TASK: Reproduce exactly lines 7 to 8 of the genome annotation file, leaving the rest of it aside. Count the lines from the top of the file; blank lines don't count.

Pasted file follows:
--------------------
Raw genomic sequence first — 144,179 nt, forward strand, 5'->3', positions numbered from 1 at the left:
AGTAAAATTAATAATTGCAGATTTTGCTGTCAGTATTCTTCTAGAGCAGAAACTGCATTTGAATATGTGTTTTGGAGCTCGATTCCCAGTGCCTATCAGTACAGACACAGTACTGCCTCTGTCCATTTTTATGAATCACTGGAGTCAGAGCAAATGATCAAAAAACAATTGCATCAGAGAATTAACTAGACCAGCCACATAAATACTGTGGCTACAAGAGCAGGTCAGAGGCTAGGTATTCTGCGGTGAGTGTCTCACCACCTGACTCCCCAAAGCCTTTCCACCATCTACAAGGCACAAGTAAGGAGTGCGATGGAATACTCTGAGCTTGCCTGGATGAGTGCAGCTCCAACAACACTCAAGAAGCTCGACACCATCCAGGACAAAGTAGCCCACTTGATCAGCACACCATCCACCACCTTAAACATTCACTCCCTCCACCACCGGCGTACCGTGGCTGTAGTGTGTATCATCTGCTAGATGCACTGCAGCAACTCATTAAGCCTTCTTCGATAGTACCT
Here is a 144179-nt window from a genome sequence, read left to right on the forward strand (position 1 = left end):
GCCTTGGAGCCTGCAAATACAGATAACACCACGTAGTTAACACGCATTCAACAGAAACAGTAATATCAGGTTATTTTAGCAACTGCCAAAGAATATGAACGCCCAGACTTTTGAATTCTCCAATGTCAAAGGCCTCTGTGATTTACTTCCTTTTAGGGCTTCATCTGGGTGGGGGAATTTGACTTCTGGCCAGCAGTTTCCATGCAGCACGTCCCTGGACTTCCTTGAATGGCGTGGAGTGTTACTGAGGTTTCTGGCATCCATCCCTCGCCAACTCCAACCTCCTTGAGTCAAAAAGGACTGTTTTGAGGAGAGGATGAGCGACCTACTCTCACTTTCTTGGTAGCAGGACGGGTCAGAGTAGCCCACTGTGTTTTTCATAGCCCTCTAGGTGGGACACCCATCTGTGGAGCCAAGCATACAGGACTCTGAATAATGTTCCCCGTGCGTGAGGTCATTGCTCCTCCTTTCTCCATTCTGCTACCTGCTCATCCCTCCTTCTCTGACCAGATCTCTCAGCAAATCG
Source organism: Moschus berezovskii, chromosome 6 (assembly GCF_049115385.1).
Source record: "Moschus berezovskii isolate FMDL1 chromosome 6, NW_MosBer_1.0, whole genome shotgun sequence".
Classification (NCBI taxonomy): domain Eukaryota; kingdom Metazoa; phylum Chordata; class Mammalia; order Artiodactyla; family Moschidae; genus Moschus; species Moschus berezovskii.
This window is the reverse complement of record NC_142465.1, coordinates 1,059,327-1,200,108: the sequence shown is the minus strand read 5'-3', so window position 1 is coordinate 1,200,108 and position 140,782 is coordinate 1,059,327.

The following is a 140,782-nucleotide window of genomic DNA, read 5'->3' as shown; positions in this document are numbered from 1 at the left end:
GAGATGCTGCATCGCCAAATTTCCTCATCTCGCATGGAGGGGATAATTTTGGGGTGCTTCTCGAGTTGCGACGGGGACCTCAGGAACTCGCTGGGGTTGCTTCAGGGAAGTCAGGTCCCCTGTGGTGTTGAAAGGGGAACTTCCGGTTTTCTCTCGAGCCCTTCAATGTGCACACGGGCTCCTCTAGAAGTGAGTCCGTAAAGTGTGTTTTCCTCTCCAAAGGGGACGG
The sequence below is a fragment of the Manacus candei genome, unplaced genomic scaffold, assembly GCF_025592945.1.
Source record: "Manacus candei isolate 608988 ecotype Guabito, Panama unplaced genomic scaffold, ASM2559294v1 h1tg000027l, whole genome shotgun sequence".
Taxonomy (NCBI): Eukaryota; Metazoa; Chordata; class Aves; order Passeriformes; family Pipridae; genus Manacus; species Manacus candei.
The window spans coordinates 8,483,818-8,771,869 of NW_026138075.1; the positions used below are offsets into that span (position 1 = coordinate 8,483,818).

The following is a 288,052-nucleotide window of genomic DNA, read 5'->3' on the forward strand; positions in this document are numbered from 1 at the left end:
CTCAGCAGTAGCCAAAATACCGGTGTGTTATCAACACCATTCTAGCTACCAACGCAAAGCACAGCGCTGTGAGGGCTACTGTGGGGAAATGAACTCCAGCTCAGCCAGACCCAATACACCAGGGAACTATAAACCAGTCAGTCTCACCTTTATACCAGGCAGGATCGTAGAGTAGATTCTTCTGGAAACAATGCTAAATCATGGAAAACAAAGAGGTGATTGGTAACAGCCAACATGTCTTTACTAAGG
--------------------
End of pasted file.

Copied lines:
Classification (NCBI taxonomy): domain Eukaryota; kingdom Metazoa; phylum Chordata; class Mammalia; order Artiodactyla; family Moschidae; genus Moschus; species Moschus berezovskii.
This window is the reverse complement of record NC_142465.1, coordinates 1,059,327-1,200,108: the sequence shown is the minus strand read 5'-3', so window position 1 is coordinate 1,200,108 and position 140,782 is coordinate 1,059,327.